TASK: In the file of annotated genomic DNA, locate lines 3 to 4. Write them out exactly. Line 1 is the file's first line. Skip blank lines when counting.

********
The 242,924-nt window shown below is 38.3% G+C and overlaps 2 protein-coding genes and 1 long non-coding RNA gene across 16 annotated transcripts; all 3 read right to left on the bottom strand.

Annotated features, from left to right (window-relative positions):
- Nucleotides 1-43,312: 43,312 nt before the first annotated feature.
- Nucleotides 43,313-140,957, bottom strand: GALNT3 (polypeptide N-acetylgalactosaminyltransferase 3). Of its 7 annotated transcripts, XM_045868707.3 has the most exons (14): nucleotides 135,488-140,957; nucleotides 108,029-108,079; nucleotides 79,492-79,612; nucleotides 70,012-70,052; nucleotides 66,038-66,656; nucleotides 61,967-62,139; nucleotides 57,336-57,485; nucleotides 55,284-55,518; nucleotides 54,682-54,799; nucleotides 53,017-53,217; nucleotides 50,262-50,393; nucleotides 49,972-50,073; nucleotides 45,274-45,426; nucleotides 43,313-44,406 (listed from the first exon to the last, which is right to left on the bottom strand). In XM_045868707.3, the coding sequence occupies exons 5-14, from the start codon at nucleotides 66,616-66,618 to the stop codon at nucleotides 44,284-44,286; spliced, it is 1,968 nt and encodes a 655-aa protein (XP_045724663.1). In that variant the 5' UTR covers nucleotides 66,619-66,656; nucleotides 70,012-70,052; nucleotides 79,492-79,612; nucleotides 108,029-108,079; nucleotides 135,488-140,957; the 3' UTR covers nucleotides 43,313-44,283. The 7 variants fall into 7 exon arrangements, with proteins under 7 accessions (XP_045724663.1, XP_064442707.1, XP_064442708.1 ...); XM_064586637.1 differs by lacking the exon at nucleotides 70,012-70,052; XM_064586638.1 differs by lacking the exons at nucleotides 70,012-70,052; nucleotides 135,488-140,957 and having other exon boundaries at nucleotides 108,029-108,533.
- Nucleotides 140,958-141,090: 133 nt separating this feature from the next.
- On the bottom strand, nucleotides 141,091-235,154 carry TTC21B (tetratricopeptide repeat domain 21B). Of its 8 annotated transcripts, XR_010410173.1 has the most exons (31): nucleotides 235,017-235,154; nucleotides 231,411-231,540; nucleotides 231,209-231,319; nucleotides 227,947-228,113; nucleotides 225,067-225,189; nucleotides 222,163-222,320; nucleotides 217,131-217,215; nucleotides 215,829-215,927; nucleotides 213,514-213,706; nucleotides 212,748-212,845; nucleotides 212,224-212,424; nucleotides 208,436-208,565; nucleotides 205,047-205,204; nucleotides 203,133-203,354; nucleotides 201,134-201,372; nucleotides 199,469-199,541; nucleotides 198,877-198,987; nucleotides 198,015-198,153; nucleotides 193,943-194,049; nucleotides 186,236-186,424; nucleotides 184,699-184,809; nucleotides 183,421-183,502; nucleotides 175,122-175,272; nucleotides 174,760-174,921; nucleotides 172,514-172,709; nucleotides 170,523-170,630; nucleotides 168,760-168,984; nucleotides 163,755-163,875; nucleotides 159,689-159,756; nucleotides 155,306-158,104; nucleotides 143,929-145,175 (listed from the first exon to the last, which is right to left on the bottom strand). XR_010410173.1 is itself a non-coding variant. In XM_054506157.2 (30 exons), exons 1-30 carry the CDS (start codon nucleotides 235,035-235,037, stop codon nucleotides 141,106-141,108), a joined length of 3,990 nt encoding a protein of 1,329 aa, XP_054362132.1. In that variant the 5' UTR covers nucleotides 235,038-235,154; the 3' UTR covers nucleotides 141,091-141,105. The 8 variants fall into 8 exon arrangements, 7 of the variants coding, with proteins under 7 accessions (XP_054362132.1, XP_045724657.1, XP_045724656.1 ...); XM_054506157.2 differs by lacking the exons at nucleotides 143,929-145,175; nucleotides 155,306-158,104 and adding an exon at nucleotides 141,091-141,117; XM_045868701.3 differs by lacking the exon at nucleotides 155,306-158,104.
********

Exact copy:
- Nucleotides 1-43,312: 43,312 nt before the first annotated feature.
- Nucleotides 43,313-140,957, bottom strand: GALNT3 (polypeptide N-acetylgalactosaminyltransferase 3). Of its 7 annotated transcripts, XM_045868707.3 has the most exons (14): nucleotides 135,488-140,957; nucleotides 108,029-108,079; nucleotides 79,492-79,612; nucleotides 70,012-70,052; nucleotides 66,038-66,656; nucleotides 61,967-62,139; nucleotides 57,336-57,485; nucleotides 55,284-55,518; nucleotides 54,682-54,799; nucleotides 53,017-53,217; nucleotides 50,262-50,393; nucleotides 49,972-50,073; nucleotides 45,274-45,426; nucleotides 43,313-44,406 (listed from the first exon to the last, which is right to left on the bottom strand). In XM_045868707.3, the coding sequence occupies exons 5-14, from the start codon at nucleotides 66,616-66,618 to the stop codon at nucleotides 44,284-44,286; spliced, it is 1,968 nt and encodes a 655-aa protein (XP_045724663.1). In that variant the 5' UTR covers nucleotides 66,619-66,656; nucleotides 70,012-70,052; nucleotides 79,492-79,612; nucleotides 108,029-108,079; nucleotides 135,488-140,957; the 3' UTR covers nucleotides 43,313-44,283. The 7 variants fall into 7 exon arrangements, with proteins under 7 accessions (XP_045724663.1, XP_064442707.1, XP_064442708.1 ...); XM_064586637.1 differs by lacking the exon at nucleotides 70,012-70,052; XM_064586638.1 differs by lacking the exons at nucleotides 70,012-70,052; nucleotides 135,488-140,957 and having other exon boundaries at nucleotides 108,029-108,533.